I sighed while looking out from my bedroom window at the thick blanket of fog enveloping the park outside. Soon, the foggy weather dissipated and it was all clear with a canopy of blue sky overhead. The sun, numbed by the chilly weather for the past few days, also shone bright.
Not to miss the opportunity of sitting in the lawn, I gathered my newspapers and the mug of coffee and sat in my favourite chair. Feeling happy at the prospect of enjoying the sunny day, I retrieved my album of black and white photographs. As I caringly straightened the wrinkled butter-papers, each photograph rekindled memories of yesteryear: of days spent at Punjab Public School (PPS), Nabha. Vignettes of the hostel life and classroom teaching filled me with nostalgia.
There he was with a broad smile on his face looking straight at me, our English teacher SC Cowell, with the majestic school building in the backdrop. He was affectionate but a hard taskmaster. He had set several 'commandments' for us to follow, 'No dribbling with the ball in the school corridors; no shuffling of feet while walking; not to speak in Hindi or Punjabi; and eating all dishes at mealtime,' were only a few.
In the classroom, he paced up and down keeping a hawk's eye on anyone acting funny or inattentive, and occasionally made one of us pronounce the words he had been trying to make us learn. When he returned our exercise books, these would be marked red with all kinds of comments. He laid emphasis on good handwriting and short and crisp sentences. He made learning quite an experience.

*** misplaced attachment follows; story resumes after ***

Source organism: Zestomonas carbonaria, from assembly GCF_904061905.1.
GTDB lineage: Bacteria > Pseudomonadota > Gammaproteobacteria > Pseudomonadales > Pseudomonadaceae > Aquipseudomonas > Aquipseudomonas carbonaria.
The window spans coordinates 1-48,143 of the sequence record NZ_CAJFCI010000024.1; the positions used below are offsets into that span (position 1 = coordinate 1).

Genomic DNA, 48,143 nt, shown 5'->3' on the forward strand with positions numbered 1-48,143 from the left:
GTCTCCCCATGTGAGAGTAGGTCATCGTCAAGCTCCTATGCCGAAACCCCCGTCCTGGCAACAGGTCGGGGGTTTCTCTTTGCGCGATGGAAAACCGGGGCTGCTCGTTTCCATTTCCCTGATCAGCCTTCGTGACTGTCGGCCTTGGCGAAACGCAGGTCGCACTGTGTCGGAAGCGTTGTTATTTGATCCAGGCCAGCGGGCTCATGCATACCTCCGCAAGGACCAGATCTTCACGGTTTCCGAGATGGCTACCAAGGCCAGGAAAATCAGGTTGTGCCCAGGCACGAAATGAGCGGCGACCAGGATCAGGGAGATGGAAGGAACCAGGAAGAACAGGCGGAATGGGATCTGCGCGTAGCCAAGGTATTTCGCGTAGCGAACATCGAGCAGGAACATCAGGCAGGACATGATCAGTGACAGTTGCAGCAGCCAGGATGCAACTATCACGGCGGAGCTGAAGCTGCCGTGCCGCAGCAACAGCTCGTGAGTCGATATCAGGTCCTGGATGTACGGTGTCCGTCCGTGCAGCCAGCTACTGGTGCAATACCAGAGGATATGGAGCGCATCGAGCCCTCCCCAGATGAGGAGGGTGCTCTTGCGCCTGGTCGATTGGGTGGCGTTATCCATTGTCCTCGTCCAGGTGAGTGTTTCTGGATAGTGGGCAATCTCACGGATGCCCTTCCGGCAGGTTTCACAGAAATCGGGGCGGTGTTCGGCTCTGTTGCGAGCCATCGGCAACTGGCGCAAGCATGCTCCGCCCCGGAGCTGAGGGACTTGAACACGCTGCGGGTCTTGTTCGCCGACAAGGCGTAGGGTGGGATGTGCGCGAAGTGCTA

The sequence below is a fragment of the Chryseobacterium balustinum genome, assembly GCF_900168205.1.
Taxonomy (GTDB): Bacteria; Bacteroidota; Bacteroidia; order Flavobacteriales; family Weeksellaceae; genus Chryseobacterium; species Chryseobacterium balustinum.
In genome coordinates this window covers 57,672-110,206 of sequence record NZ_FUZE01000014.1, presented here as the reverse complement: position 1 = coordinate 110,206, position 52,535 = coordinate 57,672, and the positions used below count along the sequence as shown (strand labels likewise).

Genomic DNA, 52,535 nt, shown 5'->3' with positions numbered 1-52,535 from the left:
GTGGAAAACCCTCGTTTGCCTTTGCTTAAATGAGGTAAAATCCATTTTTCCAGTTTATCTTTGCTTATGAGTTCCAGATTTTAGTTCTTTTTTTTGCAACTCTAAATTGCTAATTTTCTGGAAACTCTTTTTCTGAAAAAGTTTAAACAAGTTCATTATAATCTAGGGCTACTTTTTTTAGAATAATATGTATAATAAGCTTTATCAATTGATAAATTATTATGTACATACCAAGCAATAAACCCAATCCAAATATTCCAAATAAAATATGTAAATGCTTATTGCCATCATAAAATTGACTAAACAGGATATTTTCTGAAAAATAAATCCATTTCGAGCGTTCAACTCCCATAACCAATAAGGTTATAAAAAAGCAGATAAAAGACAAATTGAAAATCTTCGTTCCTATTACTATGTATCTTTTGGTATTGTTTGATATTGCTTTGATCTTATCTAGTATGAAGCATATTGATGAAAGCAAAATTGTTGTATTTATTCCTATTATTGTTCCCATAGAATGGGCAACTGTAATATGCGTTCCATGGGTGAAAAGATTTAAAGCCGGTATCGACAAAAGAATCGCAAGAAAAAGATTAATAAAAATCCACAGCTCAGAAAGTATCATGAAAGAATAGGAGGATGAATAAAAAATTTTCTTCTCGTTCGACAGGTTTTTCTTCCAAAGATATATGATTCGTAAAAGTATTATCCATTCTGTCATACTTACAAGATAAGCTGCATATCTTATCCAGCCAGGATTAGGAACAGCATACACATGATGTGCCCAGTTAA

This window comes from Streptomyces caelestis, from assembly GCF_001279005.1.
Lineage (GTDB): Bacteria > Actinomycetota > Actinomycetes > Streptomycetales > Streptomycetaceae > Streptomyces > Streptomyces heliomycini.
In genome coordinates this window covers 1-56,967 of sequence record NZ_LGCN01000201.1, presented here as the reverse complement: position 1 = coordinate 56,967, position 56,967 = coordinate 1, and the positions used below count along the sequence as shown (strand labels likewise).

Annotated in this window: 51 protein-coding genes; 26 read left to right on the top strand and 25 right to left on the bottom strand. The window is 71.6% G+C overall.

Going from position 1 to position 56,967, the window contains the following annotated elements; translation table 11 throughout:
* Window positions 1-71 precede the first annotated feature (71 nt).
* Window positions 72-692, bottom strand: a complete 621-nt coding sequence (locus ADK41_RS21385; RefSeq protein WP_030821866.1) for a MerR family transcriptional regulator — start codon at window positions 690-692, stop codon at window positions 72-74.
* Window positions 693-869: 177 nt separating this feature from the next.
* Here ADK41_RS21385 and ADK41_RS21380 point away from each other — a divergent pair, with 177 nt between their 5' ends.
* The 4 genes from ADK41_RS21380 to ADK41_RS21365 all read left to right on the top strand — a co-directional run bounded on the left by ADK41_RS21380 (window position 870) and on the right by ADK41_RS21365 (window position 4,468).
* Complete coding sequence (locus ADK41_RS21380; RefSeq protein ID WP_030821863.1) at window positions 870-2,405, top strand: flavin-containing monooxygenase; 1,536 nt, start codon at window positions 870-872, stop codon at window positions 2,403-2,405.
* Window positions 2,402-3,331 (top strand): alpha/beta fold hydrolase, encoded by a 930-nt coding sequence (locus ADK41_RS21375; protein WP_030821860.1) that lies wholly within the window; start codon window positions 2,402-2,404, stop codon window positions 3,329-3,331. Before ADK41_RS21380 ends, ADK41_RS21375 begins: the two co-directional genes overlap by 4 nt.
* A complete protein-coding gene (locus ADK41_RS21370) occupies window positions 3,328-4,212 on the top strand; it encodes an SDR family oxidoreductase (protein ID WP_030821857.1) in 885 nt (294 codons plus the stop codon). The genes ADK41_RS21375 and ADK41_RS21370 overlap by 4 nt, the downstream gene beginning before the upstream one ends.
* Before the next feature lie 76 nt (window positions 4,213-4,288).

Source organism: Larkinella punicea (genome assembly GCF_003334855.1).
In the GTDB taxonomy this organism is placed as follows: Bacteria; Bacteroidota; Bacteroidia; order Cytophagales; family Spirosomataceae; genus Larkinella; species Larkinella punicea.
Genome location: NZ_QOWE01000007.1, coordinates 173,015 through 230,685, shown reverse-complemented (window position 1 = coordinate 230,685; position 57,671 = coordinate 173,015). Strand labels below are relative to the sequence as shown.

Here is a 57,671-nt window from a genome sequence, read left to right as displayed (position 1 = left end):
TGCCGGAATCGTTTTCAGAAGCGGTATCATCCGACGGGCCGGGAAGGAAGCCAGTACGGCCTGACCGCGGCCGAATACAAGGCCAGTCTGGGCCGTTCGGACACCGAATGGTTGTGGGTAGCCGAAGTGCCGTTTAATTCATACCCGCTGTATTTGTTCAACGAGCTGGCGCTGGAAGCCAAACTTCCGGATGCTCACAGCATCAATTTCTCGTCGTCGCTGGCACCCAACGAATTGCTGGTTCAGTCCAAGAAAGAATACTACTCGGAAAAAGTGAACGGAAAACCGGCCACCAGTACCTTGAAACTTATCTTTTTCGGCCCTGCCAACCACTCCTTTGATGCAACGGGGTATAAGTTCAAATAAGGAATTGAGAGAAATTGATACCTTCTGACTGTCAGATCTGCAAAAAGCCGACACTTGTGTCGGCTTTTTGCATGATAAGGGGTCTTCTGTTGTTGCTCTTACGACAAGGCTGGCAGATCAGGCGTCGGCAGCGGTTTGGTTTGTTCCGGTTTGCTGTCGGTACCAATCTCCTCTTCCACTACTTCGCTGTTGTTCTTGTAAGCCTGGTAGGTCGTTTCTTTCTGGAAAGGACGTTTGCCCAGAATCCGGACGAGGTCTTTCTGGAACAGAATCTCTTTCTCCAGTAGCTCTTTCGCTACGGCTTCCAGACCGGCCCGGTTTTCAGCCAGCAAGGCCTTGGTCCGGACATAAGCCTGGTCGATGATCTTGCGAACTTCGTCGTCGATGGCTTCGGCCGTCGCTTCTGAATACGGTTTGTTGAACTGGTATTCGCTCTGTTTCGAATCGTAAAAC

Credit also goes to him for making us read the newspapers. He would ask senior students to write the day's headlines on the blackboard at the main entrance. He had twin objectives in this: make us read the papers and improve our handwriting.
His constant companion was a diary marked 'VOLTAS' on the cover. Every time we saw it, we became more curious to know what entries he made in it. Soon we found out. In that diary, he meticulously listed the particulars of the students who needed to be punished for their mistakes or mischief.
And, what was the corrective applied? Extra PT in the morning or making the errant student sit with him at his table at mealtime. The former would mean 'on your knees and crawl on the road'; the latter, eating the dish that you did not like. That was his way of teaching us the value of god's blessings.
Picking up courage one day, we asked him what did 'VOLTAS' on the diary stand for. He had a hearty laugh before saying, 'Volume of liars, thieves and scoundrels'.
I had a smile on my face thinking of those wonderful days spent at the PPS. As the fleeting clouds began to gather once again, covering the blue sky and shuttering the sun, I closed the album, but not shutting those sweet memories. What a 'memory-chip' the god has gifted us with. firstname.lastname@example.org
(The writer is SAS Nagar-based retired Punjab information commissioner and a veteran journalist)